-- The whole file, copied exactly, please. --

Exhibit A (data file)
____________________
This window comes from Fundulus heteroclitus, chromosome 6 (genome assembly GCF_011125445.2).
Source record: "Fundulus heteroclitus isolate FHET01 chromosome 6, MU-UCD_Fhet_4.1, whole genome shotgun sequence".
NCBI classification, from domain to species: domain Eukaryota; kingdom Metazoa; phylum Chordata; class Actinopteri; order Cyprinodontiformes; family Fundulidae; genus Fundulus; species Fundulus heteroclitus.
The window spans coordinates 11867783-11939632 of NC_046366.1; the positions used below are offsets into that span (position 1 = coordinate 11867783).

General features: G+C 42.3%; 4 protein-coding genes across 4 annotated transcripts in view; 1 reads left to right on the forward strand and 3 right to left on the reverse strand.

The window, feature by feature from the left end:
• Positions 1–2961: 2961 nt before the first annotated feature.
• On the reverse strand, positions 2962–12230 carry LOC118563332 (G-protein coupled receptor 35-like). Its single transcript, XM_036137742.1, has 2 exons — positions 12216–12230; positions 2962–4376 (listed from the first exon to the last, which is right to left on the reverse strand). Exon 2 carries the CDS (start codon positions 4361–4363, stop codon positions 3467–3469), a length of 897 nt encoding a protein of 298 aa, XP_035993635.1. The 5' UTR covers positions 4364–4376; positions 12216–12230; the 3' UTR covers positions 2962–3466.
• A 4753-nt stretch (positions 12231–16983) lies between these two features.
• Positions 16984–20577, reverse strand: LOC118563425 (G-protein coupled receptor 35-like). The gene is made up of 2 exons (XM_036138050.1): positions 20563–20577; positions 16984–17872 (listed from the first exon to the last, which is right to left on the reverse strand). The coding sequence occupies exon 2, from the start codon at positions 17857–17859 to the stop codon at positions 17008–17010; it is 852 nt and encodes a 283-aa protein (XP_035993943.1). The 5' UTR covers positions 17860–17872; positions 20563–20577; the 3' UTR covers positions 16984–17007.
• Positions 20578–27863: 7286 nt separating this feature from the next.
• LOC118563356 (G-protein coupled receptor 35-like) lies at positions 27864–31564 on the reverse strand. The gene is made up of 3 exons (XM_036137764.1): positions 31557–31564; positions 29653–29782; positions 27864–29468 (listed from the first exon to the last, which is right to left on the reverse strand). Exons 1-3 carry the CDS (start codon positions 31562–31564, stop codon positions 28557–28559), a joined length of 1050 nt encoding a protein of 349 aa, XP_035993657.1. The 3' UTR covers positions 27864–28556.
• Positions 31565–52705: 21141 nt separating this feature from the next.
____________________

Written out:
This window comes from Fundulus heteroclitus, chromosome 6 (genome assembly GCF_011125445.2).
Source record: "Fundulus heteroclitus isolate FHET01 chromosome 6, MU-UCD_Fhet_4.1, whole genome shotgun sequence".
NCBI classification, from domain to species: domain Eukaryota; kingdom Metazoa; phylum Chordata; class Actinopteri; order Cyprinodontiformes; family Fundulidae; genus Fundulus; species Fundulus heteroclitus.
The window spans coordinates 11867783-11939632 of NC_046366.1; the positions used below are offsets into that span (position 1 = coordinate 11867783).

General features: G+C 42.3%; 4 protein-coding genes across 4 annotated transcripts in view; 1 reads left to right on the forward strand and 3 right to left on the reverse strand.

The window, feature by feature from the left end:
• Positions 1–2961: 2961 nt before the first annotated feature.
• On the reverse strand, positions 2962–12230 carry LOC118563332 (G-protein coupled receptor 35-like). Its single transcript, XM_036137742.1, has 2 exons — positions 12216–12230; positions 2962–4376 (listed from the first exon to the last, which is right to left on the reverse strand). Exon 2 carries the CDS (start codon positions 4361–4363, stop codon positions 3467–3469), a length of 897 nt encoding a protein of 298 aa, XP_035993635.1. The 5' UTR covers positions 4364–4376; positions 12216–12230; the 3' UTR covers positions 2962–3466.
• A 4753-nt stretch (positions 12231–16983) lies between these two features.
• Positions 16984–20577, reverse strand: LOC118563425 (G-protein coupled receptor 35-like). The gene is made up of 2 exons (XM_036138050.1): positions 20563–20577; positions 16984–17872 (listed from the first exon to the last, which is right to left on the reverse strand). The coding sequence occupies exon 2, from the start codon at positions 17857–17859 to the stop codon at positions 17008–17010; it is 852 nt and encodes a 283-aa protein (XP_035993943.1). The 5' UTR covers positions 17860–17872; positions 20563–20577; the 3' UTR covers positions 16984–17007.
• Positions 20578–27863: 7286 nt separating this feature from the next.
• LOC118563356 (G-protein coupled receptor 35-like) lies at positions 27864–31564 on the reverse strand. The gene is made up of 3 exons (XM_036137764.1): positions 31557–31564; positions 29653–29782; positions 27864–29468 (listed from the first exon to the last, which is right to left on the reverse strand). Exons 1-3 carry the CDS (start codon positions 31562–31564, stop codon positions 28557–28559), a joined length of 1050 nt encoding a protein of 349 aa, XP_035993657.1. The 3' UTR covers positions 27864–28556.
• Positions 31565–52705: 21141 nt separating this feature from the next.